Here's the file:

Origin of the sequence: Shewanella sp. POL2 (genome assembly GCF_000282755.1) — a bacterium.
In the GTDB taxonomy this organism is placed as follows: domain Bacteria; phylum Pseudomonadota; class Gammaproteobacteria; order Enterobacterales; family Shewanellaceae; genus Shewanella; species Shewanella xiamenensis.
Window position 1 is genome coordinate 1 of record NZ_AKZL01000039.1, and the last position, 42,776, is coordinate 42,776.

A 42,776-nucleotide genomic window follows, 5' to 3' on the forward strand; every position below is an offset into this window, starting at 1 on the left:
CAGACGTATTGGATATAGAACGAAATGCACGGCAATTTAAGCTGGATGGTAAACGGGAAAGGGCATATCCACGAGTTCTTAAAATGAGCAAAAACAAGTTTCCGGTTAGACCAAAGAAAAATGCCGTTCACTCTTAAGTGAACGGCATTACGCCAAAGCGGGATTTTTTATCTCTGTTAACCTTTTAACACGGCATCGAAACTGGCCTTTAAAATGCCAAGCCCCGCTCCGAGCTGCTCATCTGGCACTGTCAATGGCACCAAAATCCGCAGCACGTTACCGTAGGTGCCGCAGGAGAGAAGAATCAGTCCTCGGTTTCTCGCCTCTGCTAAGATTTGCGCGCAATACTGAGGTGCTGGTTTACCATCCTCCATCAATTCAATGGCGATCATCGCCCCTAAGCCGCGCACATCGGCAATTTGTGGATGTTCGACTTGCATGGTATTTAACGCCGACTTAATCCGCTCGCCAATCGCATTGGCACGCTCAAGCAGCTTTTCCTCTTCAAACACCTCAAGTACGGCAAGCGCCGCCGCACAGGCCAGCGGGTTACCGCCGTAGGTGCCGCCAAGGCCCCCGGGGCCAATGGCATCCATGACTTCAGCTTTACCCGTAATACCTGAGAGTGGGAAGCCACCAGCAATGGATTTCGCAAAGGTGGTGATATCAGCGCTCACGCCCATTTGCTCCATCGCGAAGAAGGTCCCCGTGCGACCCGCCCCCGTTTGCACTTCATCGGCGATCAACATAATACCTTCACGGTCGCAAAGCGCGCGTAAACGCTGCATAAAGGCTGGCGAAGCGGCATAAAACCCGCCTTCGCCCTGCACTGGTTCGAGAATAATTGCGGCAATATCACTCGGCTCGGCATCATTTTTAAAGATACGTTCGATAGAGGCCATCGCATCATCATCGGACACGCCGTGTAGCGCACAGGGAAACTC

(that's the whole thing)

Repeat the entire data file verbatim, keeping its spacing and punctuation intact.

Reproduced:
Origin of the sequence: Shewanella sp. POL2 (genome assembly GCF_000282755.1) — a bacterium.
In the GTDB taxonomy this organism is placed as follows: domain Bacteria; phylum Pseudomonadota; class Gammaproteobacteria; order Enterobacterales; family Shewanellaceae; genus Shewanella; species Shewanella xiamenensis.
Window position 1 is genome coordinate 1 of record NZ_AKZL01000039.1, and the last position, 42,776, is coordinate 42,776.

A 42,776-nucleotide genomic window follows, 5' to 3' on the forward strand; every position below is an offset into this window, starting at 1 on the left:
CAGACGTATTGGATATAGAACGAAATGCACGGCAATTTAAGCTGGATGGTAAACGGGAAAGGGCATATCCACGAGTTCTTAAAATGAGCAAAAACAAGTTTCCGGTTAGACCAAAGAAAAATGCCGTTCACTCTTAAGTGAACGGCATTACGCCAAAGCGGGATTTTTTATCTCTGTTAACCTTTTAACACGGCATCGAAACTGGCCTTTAAAATGCCAAGCCCCGCTCCGAGCTGCTCATCTGGCACTGTCAATGGCACCAAAATCCGCAGCACGTTACCGTAGGTGCCGCAGGAGAGAAGAATCAGTCCTCGGTTTCTCGCCTCTGCTAAGATTTGCGCGCAATACTGAGGTGCTGGTTTACCATCCTCCATCAATTCAATGGCGATCATCGCCCCTAAGCCGCGCACATCGGCAATTTGTGGATGTTCGACTTGCATGGTATTTAACGCCGACTTAATCCGCTCGCCAATCGCATTGGCACGCTCAAGCAGCTTTTCCTCTTCAAACACCTCAAGTACGGCAAGCGCCGCCGCACAGGCCAGCGGGTTACCGCCGTAGGTGCCGCCAAGGCCCCCGGGGCCAATGGCATCCATGACTTCAGCTTTACCCGTAATACCTGAGAGTGGGAAGCCACCAGCAATGGATTTCGCAAAGGTGGTGATATCAGCGCTCACGCCCATTTGCTCCATCGCGAAGAAGGTCCCCGTGCGACCCGCCCCCGTTTGCACTTCATCGGCGATCAACATAATACCTTCACGGTCGCAAAGCGCGCGTAAACGCTGCATAAAGGCTGGCGAAGCGGCATAAAACCCGCCTTCGCCCTGCACTGGTTCGAGAATAATTGCGGCAATATCACTCGGCTCGGCATCATTTTTAAAGATACGTTCGATAGAGGCCATCGCATCATCATCGGACACGCCGTGTAGCGCACAGGGAAACTC